Foodbank Australia has visited Griffith in an effort to expand the school breakfast program and check in with some of their biggest fruit and vegetable providers in the area.
The school breakfast program provides breakfasts for 350 schools across the state, and is aiming to reach 600 in the next 18 months. Unfortunately, need has risen over the last few years and Foodbank is struggling to keep supply up.
"It's always based on need. We don't have enough for every school that applies so it always has to be based on need." said Adam Loftus, the "School Breakfast 4 Health" team leader.
Mr Loftus spoke about the challenge of providing food to families in need, a particular challenge now since the last few years have brought further demand through natural disasters and the COVID-19 pandemic. Last year alone, Foodbank provided over 22 million meals to people in need.
"I started three years ago, and we had about 600 partners we provided food to. Now, we're just about to hit 1000."
Foodbank just recently hit a milestone, now having provided over 150 million meals to people in need across Australia. It's bittersweet for Mr Loftus and the Foodbank team.
Most organisations celebrate their milestones. For us, we wish we didn't have to.Adam Loftus, School Breakfast 4 Health & Agencies Team Leader
"Most organisations celebrate their milestones. For us, we wish we didn't have to."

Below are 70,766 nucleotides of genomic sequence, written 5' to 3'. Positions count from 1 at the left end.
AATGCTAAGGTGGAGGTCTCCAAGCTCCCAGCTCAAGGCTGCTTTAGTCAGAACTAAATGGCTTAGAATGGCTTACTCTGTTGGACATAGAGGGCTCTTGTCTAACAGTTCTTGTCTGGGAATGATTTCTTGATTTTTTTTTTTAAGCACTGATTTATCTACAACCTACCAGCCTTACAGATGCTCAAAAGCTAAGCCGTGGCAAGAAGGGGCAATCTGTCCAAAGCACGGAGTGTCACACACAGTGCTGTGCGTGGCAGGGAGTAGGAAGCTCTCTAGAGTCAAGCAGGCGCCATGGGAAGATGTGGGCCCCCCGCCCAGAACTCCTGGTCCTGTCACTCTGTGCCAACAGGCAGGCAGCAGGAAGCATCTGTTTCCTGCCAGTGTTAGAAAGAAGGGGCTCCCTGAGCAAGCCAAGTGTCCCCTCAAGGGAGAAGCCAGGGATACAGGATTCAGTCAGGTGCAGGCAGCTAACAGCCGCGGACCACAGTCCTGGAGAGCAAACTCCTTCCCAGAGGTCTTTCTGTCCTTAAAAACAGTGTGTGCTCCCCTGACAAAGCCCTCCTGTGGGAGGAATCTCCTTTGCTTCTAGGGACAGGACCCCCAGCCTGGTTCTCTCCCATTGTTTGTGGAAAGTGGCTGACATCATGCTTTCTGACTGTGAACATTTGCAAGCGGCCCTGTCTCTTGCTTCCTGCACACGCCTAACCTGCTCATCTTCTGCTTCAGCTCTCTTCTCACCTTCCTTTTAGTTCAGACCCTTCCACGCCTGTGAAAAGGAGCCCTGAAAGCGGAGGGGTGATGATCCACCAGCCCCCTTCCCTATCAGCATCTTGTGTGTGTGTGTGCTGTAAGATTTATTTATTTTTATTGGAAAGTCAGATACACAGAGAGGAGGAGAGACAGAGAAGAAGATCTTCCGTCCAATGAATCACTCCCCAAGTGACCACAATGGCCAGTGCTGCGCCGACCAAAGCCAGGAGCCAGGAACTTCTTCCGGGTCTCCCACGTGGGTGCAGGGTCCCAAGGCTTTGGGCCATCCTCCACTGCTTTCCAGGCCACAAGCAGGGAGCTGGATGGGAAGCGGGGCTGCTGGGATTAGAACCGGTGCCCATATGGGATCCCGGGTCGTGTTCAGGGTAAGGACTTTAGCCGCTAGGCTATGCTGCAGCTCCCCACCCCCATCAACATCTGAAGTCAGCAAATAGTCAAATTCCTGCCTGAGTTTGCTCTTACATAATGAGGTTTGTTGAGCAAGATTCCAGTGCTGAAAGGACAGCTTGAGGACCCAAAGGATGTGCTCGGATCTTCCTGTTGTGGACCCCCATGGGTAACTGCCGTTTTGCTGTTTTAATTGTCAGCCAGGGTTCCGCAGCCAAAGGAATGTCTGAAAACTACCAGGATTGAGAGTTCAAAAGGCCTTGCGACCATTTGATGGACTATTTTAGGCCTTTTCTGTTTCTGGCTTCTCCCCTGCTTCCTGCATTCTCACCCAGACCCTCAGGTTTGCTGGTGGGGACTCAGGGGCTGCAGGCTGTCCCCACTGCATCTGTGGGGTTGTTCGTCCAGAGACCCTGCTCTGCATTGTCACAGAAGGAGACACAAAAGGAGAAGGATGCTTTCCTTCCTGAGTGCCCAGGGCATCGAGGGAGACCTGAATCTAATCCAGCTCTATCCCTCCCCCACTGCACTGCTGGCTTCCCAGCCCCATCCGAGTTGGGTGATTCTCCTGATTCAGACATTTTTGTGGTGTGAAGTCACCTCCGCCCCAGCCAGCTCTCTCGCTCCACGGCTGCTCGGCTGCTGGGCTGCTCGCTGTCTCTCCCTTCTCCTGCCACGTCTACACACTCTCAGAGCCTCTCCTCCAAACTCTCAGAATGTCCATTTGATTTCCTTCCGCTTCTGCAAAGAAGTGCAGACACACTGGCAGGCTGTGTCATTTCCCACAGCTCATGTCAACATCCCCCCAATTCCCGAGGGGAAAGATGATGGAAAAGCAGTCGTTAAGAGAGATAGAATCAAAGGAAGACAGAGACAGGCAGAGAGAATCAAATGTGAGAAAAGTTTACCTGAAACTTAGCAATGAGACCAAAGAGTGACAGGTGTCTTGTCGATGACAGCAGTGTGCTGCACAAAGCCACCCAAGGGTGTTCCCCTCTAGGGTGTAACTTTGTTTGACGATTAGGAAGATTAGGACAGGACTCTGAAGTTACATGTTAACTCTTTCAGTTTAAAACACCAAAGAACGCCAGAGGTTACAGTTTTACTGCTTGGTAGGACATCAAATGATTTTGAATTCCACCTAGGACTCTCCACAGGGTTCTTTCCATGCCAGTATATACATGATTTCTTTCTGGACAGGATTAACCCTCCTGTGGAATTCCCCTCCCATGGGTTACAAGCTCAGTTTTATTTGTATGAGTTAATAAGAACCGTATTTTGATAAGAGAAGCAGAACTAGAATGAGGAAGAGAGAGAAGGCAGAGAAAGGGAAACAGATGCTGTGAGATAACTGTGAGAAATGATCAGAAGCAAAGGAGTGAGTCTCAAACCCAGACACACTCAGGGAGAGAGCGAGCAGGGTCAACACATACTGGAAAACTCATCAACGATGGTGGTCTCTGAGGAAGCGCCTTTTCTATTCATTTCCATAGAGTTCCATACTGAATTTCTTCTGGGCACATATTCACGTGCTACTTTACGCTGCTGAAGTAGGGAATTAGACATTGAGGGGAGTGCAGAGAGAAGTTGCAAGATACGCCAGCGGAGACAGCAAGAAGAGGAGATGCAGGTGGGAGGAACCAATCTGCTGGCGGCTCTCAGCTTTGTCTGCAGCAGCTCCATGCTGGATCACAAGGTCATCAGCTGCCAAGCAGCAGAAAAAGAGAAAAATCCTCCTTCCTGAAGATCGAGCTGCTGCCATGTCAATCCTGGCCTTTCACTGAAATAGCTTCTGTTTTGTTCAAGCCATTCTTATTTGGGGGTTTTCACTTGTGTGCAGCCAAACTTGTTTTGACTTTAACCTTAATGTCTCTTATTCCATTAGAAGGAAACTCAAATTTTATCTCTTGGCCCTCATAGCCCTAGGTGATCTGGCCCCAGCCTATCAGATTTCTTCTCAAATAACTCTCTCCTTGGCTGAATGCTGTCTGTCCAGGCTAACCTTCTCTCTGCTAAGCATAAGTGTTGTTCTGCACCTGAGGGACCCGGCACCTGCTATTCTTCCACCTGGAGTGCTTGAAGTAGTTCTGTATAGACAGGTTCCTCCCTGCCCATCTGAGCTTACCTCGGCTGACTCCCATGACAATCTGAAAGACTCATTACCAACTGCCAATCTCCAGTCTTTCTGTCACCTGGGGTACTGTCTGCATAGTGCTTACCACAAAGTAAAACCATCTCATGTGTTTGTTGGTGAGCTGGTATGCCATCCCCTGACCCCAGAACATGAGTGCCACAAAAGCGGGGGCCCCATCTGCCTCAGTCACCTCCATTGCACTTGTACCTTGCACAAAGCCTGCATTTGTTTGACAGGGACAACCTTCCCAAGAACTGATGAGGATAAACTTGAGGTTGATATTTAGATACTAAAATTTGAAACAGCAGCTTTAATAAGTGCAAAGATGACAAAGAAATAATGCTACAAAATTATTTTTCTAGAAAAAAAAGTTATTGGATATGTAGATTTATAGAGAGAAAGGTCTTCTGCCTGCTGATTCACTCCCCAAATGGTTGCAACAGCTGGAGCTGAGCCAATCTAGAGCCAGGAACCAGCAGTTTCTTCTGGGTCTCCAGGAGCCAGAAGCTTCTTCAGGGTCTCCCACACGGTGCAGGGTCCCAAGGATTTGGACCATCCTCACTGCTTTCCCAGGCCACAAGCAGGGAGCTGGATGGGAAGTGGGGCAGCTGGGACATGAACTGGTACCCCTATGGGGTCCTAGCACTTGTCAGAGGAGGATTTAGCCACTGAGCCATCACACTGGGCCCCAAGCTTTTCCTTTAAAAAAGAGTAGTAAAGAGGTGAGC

It's not all sad news however, and Produce Manager for the Riverina John Moore accompanied the tour to learn from his predecessor on how to manage the impressive amounts of food donated by the area.
"We're also out here as a bit of a thank you to our donors here... Griffith supplies a hefty amount of produce for us." Mr Moore said.
Around a third of the fruit and vegetables Foodbank distributes comes from the Riverina, totaling 1.6 million kilograms of fresh produce in a year. Those fruit and vegetables will be distributed across the state and country to those most in need, who Mr Loftus emphasised could be anyone.
"There's a misconception that the people we supply food to are always homeless or the unemployed, and that's not true. Close to half of the people we help are employed, but have fallen on rough times in other ways and food just becomes an incidental cost."
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